Maria Schneider, assistant state attorney in charge of Broward County’s juvenile unit, said that the the investigation is ongoing. “This is a very active, ongoing investigation,” she said. “As additional information becomes available, then we have the option to revisit our filing decision.”

According to prosecutors, the three teenagers who were charged Monday as adults will most likely be arraigned next week.

The mother of one of the boys, Sherry Jarvis, issued an apology to the Brewer family last week. “This is a horrible incident that never should have occurred,” she said. “And we pray for Michael’s recovery every day.”

The Jarvis family has received death threats as a result of the boys’ alleged participation in the attack. According to the family’s attorney, the 13-year-old Jarvis son will not be returning home, but will be staying with relatives out of the area.

Man Who Stabbed Pregnant Muslim Woman Sentenced to Life

Wednesday, November 25th, 2009

Dresden, Germany—A German man was found guilty on murder charges stemming from a courtroom incident in which he stabbed a pregnant Muslim woman.

Alexander Wiens, 28, confessed during a court hearing in July that he had stabbed an Marwa al-Sherbini, but said that it was not a premeditated crime, and that he did not kill the Egyptian woman because of her faith.

Al-Sherbini, 31, had filed a complaint against Wiens in 2008, in which she alleged that he had insulted her with racial slurs and epithets, calling her a “terrorist” and “Islamist.” The attack happened when the two appeared together in a Dresden courtroom for a hearing on the matter, in which al-Sherbini was scheduled to testify against Wiens.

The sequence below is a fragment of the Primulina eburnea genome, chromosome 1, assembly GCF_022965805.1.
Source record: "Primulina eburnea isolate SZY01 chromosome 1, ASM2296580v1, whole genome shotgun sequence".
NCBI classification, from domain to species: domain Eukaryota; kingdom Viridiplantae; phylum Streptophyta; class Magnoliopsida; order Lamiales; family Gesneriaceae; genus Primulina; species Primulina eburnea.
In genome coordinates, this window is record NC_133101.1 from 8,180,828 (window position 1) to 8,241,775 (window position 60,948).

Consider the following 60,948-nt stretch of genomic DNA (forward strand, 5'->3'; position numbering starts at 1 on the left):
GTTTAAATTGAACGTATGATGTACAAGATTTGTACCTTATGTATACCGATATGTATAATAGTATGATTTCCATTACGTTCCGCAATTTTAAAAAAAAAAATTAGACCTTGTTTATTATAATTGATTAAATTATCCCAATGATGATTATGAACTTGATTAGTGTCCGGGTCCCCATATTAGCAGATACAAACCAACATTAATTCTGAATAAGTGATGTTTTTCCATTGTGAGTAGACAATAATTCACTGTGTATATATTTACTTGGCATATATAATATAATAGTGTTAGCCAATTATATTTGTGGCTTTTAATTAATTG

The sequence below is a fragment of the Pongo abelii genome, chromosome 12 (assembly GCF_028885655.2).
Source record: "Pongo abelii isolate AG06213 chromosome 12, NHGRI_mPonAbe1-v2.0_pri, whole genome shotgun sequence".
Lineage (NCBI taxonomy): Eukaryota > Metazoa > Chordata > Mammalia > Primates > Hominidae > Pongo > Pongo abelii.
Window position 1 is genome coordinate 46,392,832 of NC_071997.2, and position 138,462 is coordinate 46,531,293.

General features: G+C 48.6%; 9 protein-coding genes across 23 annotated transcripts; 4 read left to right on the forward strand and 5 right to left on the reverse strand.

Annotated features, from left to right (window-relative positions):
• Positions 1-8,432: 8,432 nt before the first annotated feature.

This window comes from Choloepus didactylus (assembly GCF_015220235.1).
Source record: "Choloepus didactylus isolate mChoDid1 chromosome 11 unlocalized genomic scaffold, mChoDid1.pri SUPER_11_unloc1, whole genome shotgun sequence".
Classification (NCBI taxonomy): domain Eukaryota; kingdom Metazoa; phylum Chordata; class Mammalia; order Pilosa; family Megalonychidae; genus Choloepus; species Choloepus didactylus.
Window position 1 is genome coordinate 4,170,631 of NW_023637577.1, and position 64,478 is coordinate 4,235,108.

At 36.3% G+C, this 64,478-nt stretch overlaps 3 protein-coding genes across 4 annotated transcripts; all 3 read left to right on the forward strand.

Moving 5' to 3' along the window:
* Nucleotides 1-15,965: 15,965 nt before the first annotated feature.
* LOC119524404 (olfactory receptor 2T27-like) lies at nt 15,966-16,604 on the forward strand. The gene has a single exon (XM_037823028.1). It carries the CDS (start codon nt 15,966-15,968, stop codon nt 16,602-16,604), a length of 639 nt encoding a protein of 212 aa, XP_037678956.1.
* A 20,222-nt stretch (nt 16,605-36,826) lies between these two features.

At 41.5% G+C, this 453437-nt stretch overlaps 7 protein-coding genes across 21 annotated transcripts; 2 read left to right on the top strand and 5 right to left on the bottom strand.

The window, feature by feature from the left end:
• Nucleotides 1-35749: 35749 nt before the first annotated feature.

Yet because of Germany’s courts’ lackadaisical security measures, Wiens had been allowed to bring a kitchen knife with a 7-inch blade into the courtroom, which he used to stab al-Sherbini at least 16 times. When her husband Elwy Okaz, a scientist conducting research in Dresden, stepped in to try and save her, Wiens also stabbed him several times. He suffered serious injuries. Additionally, the couple’s 3-year-old son witnessed the attack in the courtroom.

Wiens was also tried and convicted for stabbing Okaz, on charges of attempted murder. His attorneys had sought a lesser conviction of manslaughter, but to no avail.

Said prosecutor Frank Heinrich, “It’s clear that his motive was hatred for Muslims. Like a maniacal, cold-blooded killer, he started stabbing the woman and her husband, who was trying to protect her.”

Wiens declined to respond in court.

The killing had trigged outrage among the worldwide Muslim community. German Chancellor Angela Merkel had expressed condolences privately to Egyptian President Hosni Mubarak, but did not make a public statement about the incident. This contributed to what Egyptians perceived as a racist and anti-Muslim response on the part of Germans in general. Demonstrators outside of the courtroom where Wiens was sentenced carried signs that read “the death of Marwa is the result of Islam hunting” and “stop the Islam hate in Germany.”